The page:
Thus, following the shooting, the police had the right to not only arrest any person they observed shooting weapons at others, they would have the right to conduct a protective sweep of not only the outside of the restaurant, but the inside of the restaurant for persons they believed would be a continuing danger. Any person found to be in possession of a firearm would be in violation of the law if the restaurant, Twin Peaks, sells alcohol and the alcohol accounts for 51% of its revenue. Possessing a firearm, even with a conceal and carry permit, is prohibited on the premises (including the parking lot) of such locations. Any customer possessing a firearm inside the restaurant without a conceal and carry permit would also be subject to arrest.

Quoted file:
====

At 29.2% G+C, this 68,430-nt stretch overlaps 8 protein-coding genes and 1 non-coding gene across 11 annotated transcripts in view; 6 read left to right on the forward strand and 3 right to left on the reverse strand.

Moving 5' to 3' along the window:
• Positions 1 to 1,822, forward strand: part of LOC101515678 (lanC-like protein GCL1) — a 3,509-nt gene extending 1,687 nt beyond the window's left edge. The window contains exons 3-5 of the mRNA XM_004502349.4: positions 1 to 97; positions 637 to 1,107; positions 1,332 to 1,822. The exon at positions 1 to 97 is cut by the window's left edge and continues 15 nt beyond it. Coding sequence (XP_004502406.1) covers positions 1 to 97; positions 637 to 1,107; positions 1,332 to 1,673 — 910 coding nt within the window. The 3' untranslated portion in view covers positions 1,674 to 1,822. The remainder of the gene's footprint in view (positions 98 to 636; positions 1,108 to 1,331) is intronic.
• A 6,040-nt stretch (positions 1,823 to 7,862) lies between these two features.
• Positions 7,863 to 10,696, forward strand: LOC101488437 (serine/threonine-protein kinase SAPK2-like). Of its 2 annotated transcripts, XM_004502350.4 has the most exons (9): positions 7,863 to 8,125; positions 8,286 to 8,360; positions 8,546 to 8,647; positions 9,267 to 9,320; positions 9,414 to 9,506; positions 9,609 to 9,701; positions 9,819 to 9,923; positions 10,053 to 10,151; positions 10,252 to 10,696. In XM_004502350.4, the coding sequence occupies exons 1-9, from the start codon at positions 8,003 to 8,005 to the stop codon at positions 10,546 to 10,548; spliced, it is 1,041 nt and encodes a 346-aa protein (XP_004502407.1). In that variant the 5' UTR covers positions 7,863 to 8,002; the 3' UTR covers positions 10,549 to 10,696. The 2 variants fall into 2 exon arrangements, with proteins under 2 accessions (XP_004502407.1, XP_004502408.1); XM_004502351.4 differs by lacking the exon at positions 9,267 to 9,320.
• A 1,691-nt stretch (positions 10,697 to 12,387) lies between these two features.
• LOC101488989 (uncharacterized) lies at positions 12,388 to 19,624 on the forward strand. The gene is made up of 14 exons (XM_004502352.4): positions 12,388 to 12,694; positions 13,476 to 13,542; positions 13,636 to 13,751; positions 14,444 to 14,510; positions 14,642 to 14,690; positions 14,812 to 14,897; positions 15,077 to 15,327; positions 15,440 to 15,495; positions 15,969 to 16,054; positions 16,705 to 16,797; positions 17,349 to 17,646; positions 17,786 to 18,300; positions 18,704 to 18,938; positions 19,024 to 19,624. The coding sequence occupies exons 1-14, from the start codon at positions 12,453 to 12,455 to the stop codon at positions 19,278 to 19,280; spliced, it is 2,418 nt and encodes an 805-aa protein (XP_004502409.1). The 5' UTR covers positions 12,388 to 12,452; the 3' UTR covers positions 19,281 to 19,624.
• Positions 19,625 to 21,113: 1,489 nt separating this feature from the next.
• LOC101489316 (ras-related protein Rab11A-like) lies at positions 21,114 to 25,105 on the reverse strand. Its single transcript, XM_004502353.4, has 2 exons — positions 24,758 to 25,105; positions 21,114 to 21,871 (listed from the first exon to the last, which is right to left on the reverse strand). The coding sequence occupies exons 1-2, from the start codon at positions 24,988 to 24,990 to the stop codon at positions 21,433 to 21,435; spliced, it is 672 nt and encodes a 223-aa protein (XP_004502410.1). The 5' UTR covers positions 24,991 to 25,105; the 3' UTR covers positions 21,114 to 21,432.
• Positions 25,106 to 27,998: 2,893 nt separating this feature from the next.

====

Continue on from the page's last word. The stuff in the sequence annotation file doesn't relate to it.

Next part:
However, the jump to arresting everybody present is where the Constitutionality of the arrests is questionable. Police would, after a protective sweep, be able to pat down suspicions persons for “officer safety” if they have reason to suspect they might be armed and a danger to the officers. Wearing a jacket matching those who were involved in the shootout probably gets officers to this standard, and it is probably not unreasonable to pat down every person reasonably suspected to have affiliation with those involved in the shootout. If they are in possession of a firearm or other illegal items, they can be arrested for such and these are also felony level charges. But probable cause of conspiracy to commit capital murder is a very high standard that is probably only reachable with a few suspects.